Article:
Thursday, April 05, 2007

Fiduciary Guide To Toxic Chemical Risk

Apr 4: According to a release from the Investor Environmental Health Network (IEHN), in the wake of costly litigation, product sales bans, and reputational damage arising from asbestos, toxic materials in cosmetics and toys, and Teflon-related chemicals, U.S. investors are becoming increasingly wary of toxic chemical risks -- in products, in supply chains, and in their own portfolios. The number of companies facing resolutions dealing with toxic product risks jumped from three in 2004-2005 to 17 in 2006-2007, including 13 resolutions introduced for the ‘07 proxy season at such leading U.S. corporations as Apple, CVS, Dow, DuPont, Sears, and ServiceMaster.

In response, IEHN, which represents 20 investment organizations with $22 billion in assets under management, released the 52-page, Fiduciary Guide to Toxic Chemical Risk. The guide for institutional investors examines the financial dimensions of toxic chemical risk, including how to quantify such risk, the theory behind the danger posed by toxic chemicals to the wealth of shareholders, and a comprehensive set of action steps that can be taken by investors to translate the long-term threats and opportunities associated with toxic chemical issues into prudent portfolio stewardship.

The report is authored by Jane Ambachtsheer, Mercer Investment Consulting, Jonas Kron, Attorney at Law, Richard Liroff, Investor Environmental Health Network, Tim Little, Rose Foundation for Communities and the Environment, and Rachel Massey, Global Development and Environment Institute.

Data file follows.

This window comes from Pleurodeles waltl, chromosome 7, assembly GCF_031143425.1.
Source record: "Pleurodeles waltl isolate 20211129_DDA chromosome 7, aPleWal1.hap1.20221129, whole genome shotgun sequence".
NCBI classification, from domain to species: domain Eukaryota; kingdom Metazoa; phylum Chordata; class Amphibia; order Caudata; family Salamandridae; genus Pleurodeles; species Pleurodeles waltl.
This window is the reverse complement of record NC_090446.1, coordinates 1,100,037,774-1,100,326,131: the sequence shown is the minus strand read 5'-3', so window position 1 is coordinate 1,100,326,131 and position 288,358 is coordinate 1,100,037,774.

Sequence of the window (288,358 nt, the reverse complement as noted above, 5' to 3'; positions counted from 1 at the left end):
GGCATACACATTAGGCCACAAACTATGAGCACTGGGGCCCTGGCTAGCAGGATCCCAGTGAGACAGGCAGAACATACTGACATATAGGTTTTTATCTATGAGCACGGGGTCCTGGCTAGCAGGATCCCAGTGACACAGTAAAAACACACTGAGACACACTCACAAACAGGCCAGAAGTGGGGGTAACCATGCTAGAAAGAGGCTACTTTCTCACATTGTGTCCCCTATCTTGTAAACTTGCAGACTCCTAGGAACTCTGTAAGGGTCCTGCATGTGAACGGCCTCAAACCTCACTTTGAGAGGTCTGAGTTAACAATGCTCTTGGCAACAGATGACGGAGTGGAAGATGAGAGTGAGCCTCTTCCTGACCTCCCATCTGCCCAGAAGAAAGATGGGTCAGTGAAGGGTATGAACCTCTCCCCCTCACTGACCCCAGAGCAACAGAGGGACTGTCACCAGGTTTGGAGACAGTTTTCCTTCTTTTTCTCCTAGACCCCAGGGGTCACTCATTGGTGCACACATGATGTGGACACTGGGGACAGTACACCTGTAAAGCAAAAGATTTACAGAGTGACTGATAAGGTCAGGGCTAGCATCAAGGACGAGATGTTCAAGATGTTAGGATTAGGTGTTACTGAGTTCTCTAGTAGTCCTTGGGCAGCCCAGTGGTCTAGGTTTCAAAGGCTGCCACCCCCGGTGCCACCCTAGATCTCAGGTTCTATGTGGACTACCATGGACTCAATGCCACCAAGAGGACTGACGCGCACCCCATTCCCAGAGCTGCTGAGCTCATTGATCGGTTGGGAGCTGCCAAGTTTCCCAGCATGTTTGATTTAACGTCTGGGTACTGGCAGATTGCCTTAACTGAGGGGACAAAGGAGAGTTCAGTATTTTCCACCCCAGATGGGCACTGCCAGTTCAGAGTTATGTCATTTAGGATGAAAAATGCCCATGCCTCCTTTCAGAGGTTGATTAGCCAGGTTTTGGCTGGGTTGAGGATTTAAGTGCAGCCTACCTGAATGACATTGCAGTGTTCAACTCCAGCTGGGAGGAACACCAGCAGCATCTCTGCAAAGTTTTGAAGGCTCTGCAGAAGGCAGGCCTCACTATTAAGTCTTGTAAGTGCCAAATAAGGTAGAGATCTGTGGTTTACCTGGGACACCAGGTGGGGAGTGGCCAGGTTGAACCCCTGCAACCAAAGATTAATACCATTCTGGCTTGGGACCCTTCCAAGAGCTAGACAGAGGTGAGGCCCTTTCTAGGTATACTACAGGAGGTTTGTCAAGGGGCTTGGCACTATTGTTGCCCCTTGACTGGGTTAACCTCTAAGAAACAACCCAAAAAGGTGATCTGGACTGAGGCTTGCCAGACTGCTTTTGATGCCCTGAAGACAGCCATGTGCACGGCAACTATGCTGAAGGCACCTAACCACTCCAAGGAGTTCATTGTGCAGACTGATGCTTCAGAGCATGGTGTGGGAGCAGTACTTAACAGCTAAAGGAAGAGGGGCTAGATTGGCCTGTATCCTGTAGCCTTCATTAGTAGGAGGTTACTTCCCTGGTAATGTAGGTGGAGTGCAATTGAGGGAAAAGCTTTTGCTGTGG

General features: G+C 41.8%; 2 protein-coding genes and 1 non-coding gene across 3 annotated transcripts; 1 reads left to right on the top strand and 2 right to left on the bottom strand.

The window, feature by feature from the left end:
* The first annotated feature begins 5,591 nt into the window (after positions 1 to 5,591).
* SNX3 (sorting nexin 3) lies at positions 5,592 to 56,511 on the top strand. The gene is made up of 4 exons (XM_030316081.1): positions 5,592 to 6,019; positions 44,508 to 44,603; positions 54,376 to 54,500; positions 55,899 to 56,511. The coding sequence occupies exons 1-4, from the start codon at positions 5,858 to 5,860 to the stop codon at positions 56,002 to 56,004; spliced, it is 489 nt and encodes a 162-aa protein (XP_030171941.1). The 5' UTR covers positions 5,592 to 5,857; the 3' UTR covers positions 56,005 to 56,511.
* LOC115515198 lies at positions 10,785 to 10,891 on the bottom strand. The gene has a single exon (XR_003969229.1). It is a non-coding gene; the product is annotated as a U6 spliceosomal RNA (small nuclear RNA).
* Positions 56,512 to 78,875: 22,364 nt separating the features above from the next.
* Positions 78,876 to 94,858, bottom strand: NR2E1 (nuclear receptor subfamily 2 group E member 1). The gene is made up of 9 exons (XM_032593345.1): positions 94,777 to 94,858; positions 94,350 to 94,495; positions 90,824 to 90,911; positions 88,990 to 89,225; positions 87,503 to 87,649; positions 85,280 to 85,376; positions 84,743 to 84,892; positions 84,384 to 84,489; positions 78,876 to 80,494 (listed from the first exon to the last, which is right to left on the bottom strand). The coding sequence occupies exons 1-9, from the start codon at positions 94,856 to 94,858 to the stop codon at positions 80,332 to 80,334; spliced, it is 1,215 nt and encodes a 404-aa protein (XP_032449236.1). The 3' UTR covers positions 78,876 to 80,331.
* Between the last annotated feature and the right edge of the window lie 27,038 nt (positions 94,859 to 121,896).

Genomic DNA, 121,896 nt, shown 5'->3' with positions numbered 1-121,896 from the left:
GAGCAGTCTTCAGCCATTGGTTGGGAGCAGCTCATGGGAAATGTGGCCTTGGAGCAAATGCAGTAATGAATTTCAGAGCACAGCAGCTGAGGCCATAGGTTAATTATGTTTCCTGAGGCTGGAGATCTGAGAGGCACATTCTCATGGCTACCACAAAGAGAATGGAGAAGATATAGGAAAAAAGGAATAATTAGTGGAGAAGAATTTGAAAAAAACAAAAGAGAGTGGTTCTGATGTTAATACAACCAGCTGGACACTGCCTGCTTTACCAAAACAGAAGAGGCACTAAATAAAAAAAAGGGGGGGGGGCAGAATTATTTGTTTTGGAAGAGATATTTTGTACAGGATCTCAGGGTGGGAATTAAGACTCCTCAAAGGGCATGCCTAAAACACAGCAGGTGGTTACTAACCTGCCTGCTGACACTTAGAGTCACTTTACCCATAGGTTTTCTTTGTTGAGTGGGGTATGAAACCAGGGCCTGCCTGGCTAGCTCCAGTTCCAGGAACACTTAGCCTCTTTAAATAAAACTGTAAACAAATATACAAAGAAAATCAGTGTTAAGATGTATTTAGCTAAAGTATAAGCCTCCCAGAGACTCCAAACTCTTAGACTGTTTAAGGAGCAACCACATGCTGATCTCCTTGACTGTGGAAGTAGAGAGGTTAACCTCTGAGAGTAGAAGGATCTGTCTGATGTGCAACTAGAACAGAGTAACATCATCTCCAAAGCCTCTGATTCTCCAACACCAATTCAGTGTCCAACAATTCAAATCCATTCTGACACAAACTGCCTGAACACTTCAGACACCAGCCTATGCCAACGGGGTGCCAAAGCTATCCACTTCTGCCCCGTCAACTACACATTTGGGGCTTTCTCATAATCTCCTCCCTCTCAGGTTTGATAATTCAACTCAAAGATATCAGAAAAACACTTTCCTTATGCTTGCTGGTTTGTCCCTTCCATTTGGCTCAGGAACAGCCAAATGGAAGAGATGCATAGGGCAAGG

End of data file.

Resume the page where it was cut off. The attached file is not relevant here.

The IEHN primer for institutional investors concludes, “Researchers are increasingly detecting scores of these substances in human blood, breast milk, and amniotic fluid, and scientists are increasingly recognizing the particular vulnerability of fetuses and young children to them. These and related findings are contributing to rising awareness that the strategic choices businesses make about managing toxic chemicals in their products can have major financial consequences. As DuPont has been discovering with PFOA, a chemical used to produce Teflon and stain and grease repellants, consumers and industrial customers may abandon product lines over toxicity concerns. At the same time, liability litigation and government enforcement actions may further undermine bottom lines and reputations.”

IEHN is a collaboration of investment managers encouraging companies to adopt "safer chemicals" policies for cosmetics and other products. Members of the network are concerned that companies will be locked out of markets and suffer financial and reputational damage, if they don't systematically identify and eliminate hazardous chemicals in their products.

Access a release from IEHN (click here). Access the complete report (click here). Access the IEHN website for additional information (click here). [*Toxics]